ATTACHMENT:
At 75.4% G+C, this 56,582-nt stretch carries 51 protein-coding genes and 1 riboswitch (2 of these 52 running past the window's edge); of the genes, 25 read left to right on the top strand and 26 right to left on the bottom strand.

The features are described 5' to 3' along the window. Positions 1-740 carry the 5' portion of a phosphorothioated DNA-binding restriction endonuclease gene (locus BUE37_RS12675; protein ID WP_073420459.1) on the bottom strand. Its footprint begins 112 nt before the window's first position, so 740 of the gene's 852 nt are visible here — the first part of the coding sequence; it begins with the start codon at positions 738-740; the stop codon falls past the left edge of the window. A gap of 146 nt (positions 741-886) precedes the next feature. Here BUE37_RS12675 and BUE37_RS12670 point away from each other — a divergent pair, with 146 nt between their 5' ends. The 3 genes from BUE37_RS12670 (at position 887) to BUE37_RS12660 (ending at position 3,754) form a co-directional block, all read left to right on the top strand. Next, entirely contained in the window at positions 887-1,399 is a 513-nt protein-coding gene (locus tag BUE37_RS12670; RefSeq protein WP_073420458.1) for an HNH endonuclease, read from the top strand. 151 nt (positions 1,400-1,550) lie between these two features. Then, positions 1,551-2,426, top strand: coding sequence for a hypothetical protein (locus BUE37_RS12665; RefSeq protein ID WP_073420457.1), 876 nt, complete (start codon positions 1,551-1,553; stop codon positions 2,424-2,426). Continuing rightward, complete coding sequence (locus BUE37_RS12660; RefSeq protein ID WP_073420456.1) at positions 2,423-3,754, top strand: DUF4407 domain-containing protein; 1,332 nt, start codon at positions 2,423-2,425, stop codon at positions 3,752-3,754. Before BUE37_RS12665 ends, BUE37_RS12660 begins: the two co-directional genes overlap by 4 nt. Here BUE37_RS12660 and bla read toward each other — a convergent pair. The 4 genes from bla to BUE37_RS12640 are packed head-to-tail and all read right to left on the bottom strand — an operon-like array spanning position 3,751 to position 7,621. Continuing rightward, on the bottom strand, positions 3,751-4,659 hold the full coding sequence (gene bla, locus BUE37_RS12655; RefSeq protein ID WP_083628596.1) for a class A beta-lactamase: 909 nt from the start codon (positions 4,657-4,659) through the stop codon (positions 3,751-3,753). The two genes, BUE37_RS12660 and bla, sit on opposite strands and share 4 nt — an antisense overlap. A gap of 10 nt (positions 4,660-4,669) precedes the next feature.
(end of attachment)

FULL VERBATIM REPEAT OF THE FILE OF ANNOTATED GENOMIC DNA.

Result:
At 75.4% G+C, this 56,582-nt stretch carries 51 protein-coding genes and 1 riboswitch (2 of these 52 running past the window's edge); of the genes, 25 read left to right on the top strand and 26 right to left on the bottom strand.

The features are described 5' to 3' along the window. Positions 1-740 carry the 5' portion of a phosphorothioated DNA-binding restriction endonuclease gene (locus BUE37_RS12675; protein ID WP_073420459.1) on the bottom strand. Its footprint begins 112 nt before the window's first position, so 740 of the gene's 852 nt are visible here — the first part of the coding sequence; it begins with the start codon at positions 738-740; the stop codon falls past the left edge of the window. A gap of 146 nt (positions 741-886) precedes the next feature. Here BUE37_RS12675 and BUE37_RS12670 point away from each other — a divergent pair, with 146 nt between their 5' ends. The 3 genes from BUE37_RS12670 (at position 887) to BUE37_RS12660 (ending at position 3,754) form a co-directional block, all read left to right on the top strand. Next, entirely contained in the window at positions 887-1,399 is a 513-nt protein-coding gene (locus tag BUE37_RS12670; RefSeq protein WP_073420458.1) for an HNH endonuclease, read from the top strand. 151 nt (positions 1,400-1,550) lie between these two features. Then, positions 1,551-2,426, top strand: coding sequence for a hypothetical protein (locus BUE37_RS12665; RefSeq protein ID WP_073420457.1), 876 nt, complete (start codon positions 1,551-1,553; stop codon positions 2,424-2,426). Continuing rightward, complete coding sequence (locus BUE37_RS12660; RefSeq protein ID WP_073420456.1) at positions 2,423-3,754, top strand: DUF4407 domain-containing protein; 1,332 nt, start codon at positions 2,423-2,425, stop codon at positions 3,752-3,754. Before BUE37_RS12665 ends, BUE37_RS12660 begins: the two co-directional genes overlap by 4 nt. Here BUE37_RS12660 and bla read toward each other — a convergent pair. The 4 genes from bla to BUE37_RS12640 are packed head-to-tail and all read right to left on the bottom strand — an operon-like array spanning position 3,751 to position 7,621. Continuing rightward, on the bottom strand, positions 3,751-4,659 hold the full coding sequence (gene bla, locus BUE37_RS12655; RefSeq protein ID WP_083628596.1) for a class A beta-lactamase: 909 nt from the start codon (positions 4,657-4,659) through the stop codon (positions 3,751-3,753). The two genes, BUE37_RS12660 and bla, sit on opposite strands and share 4 nt — an antisense overlap. A gap of 10 nt (positions 4,660-4,669) precedes the next feature.